FREN 2202 - French IIB: Language
North Terrace Campus - Semester 2 - 2014
General Course Information
Course Code FREN 2202 Course French IIB: Language Coordinating Unit French Studies Term Semester 2 Level Undergraduate Location/s North Terrace Campus Units 3 Contact Up to 4 hours per week Prerequisites FREN 2201 Incompatible FREN 1012 or FREN 2003 Course Description This course continues the intensive language training undertaken in French IIA: Language. It similarly aims to develop written language skills - composition, comprehension, translation, grammar - and spoken language skills - speaking, listening, pronunciation.
Course Coordinator: Associate Professor Ben McCann
The full timetable of all activities for this course can be accessed from Course Planner.
Course Learning OutcomesOn the successful completion of this course students will be able to:
1 Understand better the structures of French language and apply them more accurately to their own language use 2 Understand and use a wider range of French vocabulary and structures, in both spoken and written modes 3 Understand and analyse various aspects of French and Francophone society and culture 4 Understand and respect the different world views that are expressed through the language, social practices and cultural productions of French-speaking communities 5 Communicate information, ideas and arguments more accurately and with more sophistication in French, in both spoken and written modes, using arange of appropriate technologies and resources 6 Work both independently and in collaboration with others in the exploration, generation and presentation of ideas and information, and contribute productively and in a timely manner to group-based outcomes
University Graduate Attributes
This course will provide students with an opportunity to develop the Graduate Attribute(s) specified below:
University Graduate Attribute Course Learning Outcome(s) Knowledge and understanding of the content and techniques of a chosen discipline at advanced levels that are internationally recognised. 1, 2, 3 The ability to locate, analyse, evaluate and synthesise information from a wide variety of sources in a planned and timely manner. 3, 5 An ability to apply effective, creative and innovative solutions, both independently and cooperatively, to current and future problems. 3, 6 Skills of a high order in interpersonal understanding, teamwork and communication. 2, 4, 5, 6 A proficiency in the appropriate use of contemporary technologies. 3, 6 A commitment to continuous learning and the capacity to maintain intellectual curiosity throughout life. 1, 4 A commitment to the highest standards of professional endeavour and the ability to take a leadership role in the community. 4, 6 An awareness of ethical, social and cultural issues within a global context and their importance in the exercise of professional skills and responsibilities. 3, 4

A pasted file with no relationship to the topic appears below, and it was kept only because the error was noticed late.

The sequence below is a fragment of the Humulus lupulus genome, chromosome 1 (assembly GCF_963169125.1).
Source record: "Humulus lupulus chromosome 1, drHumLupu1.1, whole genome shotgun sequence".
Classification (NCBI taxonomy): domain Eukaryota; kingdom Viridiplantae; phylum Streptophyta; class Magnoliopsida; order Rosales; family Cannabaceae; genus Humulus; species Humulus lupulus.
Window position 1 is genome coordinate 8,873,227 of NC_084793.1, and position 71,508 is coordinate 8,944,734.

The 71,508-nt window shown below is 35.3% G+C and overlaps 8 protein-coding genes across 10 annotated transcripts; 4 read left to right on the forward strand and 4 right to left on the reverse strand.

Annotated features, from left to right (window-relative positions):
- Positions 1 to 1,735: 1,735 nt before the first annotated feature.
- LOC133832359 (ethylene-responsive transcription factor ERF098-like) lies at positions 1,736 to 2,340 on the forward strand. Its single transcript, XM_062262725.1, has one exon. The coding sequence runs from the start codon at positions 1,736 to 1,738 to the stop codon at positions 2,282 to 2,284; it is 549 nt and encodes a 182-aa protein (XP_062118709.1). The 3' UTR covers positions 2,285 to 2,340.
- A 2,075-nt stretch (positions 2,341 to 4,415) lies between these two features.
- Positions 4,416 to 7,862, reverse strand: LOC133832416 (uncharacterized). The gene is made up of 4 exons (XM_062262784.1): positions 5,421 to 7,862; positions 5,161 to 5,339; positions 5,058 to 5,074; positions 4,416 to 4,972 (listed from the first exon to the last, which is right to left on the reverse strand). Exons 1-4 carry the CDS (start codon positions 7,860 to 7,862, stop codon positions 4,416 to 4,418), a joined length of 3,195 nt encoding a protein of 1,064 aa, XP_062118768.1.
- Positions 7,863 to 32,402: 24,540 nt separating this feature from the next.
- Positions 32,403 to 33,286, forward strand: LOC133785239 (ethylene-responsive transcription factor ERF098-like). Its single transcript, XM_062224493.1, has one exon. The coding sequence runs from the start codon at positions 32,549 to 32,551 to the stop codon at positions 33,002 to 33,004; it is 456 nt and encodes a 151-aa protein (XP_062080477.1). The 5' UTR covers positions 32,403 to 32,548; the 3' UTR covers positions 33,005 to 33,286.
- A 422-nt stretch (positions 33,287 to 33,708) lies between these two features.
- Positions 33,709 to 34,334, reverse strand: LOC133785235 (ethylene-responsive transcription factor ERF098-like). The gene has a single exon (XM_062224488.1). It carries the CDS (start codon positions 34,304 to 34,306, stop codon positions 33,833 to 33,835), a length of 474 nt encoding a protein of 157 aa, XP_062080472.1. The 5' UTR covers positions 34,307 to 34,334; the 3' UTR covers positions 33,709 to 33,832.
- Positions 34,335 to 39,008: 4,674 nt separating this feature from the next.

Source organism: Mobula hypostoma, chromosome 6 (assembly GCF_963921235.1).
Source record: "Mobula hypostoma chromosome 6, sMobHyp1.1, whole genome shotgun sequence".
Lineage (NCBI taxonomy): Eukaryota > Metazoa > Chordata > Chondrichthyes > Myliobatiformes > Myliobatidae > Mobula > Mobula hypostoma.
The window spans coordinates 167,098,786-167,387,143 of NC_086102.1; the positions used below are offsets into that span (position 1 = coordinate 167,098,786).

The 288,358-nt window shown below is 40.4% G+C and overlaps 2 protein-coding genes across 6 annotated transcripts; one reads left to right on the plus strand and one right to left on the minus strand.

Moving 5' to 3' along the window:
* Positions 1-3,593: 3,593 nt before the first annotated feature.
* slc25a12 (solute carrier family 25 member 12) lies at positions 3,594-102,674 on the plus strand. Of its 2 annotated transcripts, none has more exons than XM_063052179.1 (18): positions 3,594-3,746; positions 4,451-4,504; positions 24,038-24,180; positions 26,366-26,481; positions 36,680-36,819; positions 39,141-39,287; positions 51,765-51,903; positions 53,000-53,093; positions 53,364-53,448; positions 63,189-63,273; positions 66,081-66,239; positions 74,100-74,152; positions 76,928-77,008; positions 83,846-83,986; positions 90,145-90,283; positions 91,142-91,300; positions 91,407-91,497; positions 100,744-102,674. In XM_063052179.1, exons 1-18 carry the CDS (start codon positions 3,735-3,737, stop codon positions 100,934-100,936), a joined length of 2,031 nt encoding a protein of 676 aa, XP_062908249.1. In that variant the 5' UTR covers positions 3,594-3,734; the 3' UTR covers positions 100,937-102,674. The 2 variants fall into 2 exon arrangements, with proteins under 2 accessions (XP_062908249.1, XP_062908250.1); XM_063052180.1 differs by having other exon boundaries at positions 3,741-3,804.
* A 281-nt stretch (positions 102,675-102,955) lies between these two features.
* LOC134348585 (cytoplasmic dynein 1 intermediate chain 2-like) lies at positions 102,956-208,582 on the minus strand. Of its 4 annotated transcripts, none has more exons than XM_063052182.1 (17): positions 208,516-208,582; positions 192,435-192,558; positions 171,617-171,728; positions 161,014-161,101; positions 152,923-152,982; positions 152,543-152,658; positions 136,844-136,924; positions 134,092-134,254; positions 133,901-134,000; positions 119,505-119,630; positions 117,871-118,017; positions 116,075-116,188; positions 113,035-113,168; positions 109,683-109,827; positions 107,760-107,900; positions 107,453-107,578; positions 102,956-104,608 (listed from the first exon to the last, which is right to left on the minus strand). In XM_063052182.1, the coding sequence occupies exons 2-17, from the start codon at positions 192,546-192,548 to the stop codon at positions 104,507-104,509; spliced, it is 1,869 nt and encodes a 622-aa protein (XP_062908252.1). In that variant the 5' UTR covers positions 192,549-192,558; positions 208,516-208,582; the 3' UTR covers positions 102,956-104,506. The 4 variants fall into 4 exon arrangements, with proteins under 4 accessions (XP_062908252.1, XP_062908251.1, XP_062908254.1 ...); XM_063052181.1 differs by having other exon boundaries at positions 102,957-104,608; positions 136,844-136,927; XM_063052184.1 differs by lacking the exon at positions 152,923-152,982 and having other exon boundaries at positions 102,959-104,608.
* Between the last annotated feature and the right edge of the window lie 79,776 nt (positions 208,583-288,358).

Required ResourcesA link to the list of textbooks for all French courses can be found on the Discipline of French Studies web site.
Recommended ResourcesReference works
The Barr Smith Library has a number of French-English and French-French dictionaries in its reference section. When preparing assignments, it is a good habit to work with dictionaries and other reference works around you. There are also some good dictionary resources available through the internet, eg http://www.wordreference.com/fr/ (bilingual) or http://www.lexilogos.com/francais_langue_dictionnaires.htm (French-French – very useful).
If you are thinking of purchasing a dictionary, there are several possibilities, depending on your budget. The Collins-Robert French-English English-French Dictionary is an excellent dictionary, and is quite good value, considering today’s prices. Note that recent editions of the Collins-Robertcontain a supplement devoted to specific language functions (eg letter writing, essay work, etc). This dictionary would be an excellent investment for the future, as well as a valuable tool in yourcurrent programme of study.
If your budget does not extend that far, other possibilities exist. There are plenty of middle-of-the-range dictionaries which would be satisfactory for most purposes (although more complex questions are always better solved by the larger dictionaries). The Collins-Robert dictionary mentioned above has a concise version which is also very good, and more moderately priced, or a paperback version. Langenscheidt also publishes a good French-English dictionary in the mid range. The best idea is to shop around and see what is readily available to match your budget (Unibooks, Angus & Robertson, etc.). The important thing is to avoid buying one of those small pocket style dictionaries, which are of very limited use.